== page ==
Weatherize.  So you can't afford to change your heating system, insulate your walls, replace leaky windows, or install weather-stripping around your doors and windows? Not so fast; many states (still, for now at least) have income-based weatherization programs with funding for these sorts of improvements. You might qualify for a new furnace or woodstove, or blown-in insulation, or key window/door replacements, or you might get help with installing some other improvement that would otherwise be financially out of reach for you. In my state, qualified renters can even have these improvements done to their units with their landlord's permission.

If you don't qualify for your state program, or your state doesn't have such a program, you may still be able to get a free energy audit to help identify what inexpensive improvements to your home will have the most effect. If you simply do not have the capacity for any improvements, consider creative ways to close off less-critical areas of your home, such as bedrooms, so that you are only heating the key living areas (and the areas where pipes would be in danger of freezing if they are not sufficiently heated).

What else should I do?

And now for some other suggestions that are in line with Chris' recommendations:

Secure your income.

Perhaps you're thinking, "Yeah, right - secure? Income?" But I think this is an important thing for us all to think about, particularly those of us whose lives would be, or perhaps have already been, seriously compromised with a loss of income (and that may well be most or all of us). Without income, bills and debt cannot be paid, food and gas and medical care cannot be purchased, and housing may not be affordable. Income is a necessary fact of life for most of us, and as the economy slows, income opportunities are likely to shrink. So what do we do?

Employment

If you are currently employed, how secure is your job? By that I mean, how directly does your work support the basic needs of others? Is the product of your work sold and purchased locally, or is it shipped and used far away? Does the product or service that your employer offers fall into the category of "necessity" -- or "luxury"?

If you are in a luxury industry, or a field where you do not produce or repair things that people need locally, it's time to start re-visioning your place in the workforce. This doesn't mean that you should panic and quit your job. But you can dig deep, assess your skills, and think about how you could make the transition to a more basic and necessary kind of work. As I am sure I don't need to tell you, the job market is tight. The more time you have in advance to thoughtfully plan and prepare for your job move, reassess your credentials and start developing connections and experience in your target field, the better your chances will be to find that kind of work when the time comes.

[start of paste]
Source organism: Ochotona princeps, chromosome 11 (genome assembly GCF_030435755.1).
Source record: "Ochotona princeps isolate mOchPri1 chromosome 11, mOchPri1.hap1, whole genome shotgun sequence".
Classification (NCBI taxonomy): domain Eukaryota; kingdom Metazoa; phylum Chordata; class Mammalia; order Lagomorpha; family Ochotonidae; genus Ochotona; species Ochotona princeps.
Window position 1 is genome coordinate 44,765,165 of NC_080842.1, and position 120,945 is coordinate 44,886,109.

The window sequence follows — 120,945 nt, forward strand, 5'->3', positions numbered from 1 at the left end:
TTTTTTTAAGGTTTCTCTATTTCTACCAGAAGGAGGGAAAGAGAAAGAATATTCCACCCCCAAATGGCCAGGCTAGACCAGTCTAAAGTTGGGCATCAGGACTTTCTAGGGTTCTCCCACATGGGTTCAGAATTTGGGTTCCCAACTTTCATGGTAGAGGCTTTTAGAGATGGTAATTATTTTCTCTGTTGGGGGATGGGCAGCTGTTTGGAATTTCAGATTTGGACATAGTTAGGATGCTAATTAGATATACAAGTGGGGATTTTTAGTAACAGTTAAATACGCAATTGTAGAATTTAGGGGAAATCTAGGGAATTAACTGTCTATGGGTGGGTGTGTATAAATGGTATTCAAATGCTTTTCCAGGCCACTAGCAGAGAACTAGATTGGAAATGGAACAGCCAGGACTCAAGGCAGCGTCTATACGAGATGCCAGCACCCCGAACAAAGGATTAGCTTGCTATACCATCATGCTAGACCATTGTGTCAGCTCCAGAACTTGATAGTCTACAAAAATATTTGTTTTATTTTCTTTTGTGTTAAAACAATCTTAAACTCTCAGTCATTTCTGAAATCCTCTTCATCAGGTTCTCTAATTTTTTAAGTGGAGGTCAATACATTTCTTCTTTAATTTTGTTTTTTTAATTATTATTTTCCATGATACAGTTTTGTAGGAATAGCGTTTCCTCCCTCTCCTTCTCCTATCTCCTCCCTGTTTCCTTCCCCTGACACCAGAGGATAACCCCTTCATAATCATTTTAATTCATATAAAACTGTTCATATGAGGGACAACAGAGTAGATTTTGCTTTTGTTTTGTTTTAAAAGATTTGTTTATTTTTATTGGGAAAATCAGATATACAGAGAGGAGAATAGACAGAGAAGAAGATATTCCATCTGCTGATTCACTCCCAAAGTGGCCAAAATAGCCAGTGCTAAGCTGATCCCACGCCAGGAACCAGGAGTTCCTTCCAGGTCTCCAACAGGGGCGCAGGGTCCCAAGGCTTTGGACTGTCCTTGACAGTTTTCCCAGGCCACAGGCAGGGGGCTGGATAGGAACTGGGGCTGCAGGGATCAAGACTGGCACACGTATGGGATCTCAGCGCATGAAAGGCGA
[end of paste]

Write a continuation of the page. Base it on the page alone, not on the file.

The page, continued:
Income Assistance

If you are currently receiving income assistance, whether in the form of welfare or unemployment pay or retirement benefits or other forms of so-called "entitlement" income, consider it likely that this income will cease at some point. This is not cause for panic; it's cause for empowerment. You have time right now to make a Plan B. If you are reliant on unemployment benefits, and those benefits cease before you find a new job, what will you do? If you are retired and your pension is reduced or fails, what will you do? How will you minimize your expenses?

Think it through. Make a plan. Will you need to move in with relatives? Talk with them about this now. Hopefully it will not come to pass, but if it does, you will already have a plan in place.

Secure your wealth.

What is wealth? Well, if you don't have money, and you don't have investments, what is left? Plenty! You are richer than you think - your wealth is present in your relationships, your skills, and your stuff.

Build relationships and community.

Invest yourself in keeping your relationships healthy and strong. Cultivate friendships with people who seem like the type to help out and ask for help in a reciprocal way. Work on communication and listening skills, and develop patience with people who are still struggling in these areas. The good people in your life are a potentially priceless resource - treat them as such.

Are you a member of a community group that reflects your values, such as a church or service group, or is there one near you that you might consider joining? In our area, there is a volunteer group called "Post Oil Solutions" that meets to discuss topics that relate to the changes coming our way. Some areas have Transition Towns groups that meet regularly. Maybe your town has an opening on the planning board or some other area of service that would allow you to get to know the locals and make a meaningful contribution to your town.

To read more on this topic, see Sager XX's recent article on our site, A Case Study in Creating Community. I especially love his idea of hosting an open monthly potluck and seeing who shows up. Hosting a potluck can be very simple - simply pick a date, spread the word, tidy up your space, and provide drinking water and a potluck contribution of your own. You can even ask people to bring their own dishes and utensils if necessary. The people who come and the connections they make with each other will almost certainly make up for any deficiency in venue or menu (I have been at dinner potlucks where we had only dessert, and college potlucks where there were nothing but bagels - and we all had a good time anyway, which was the point.)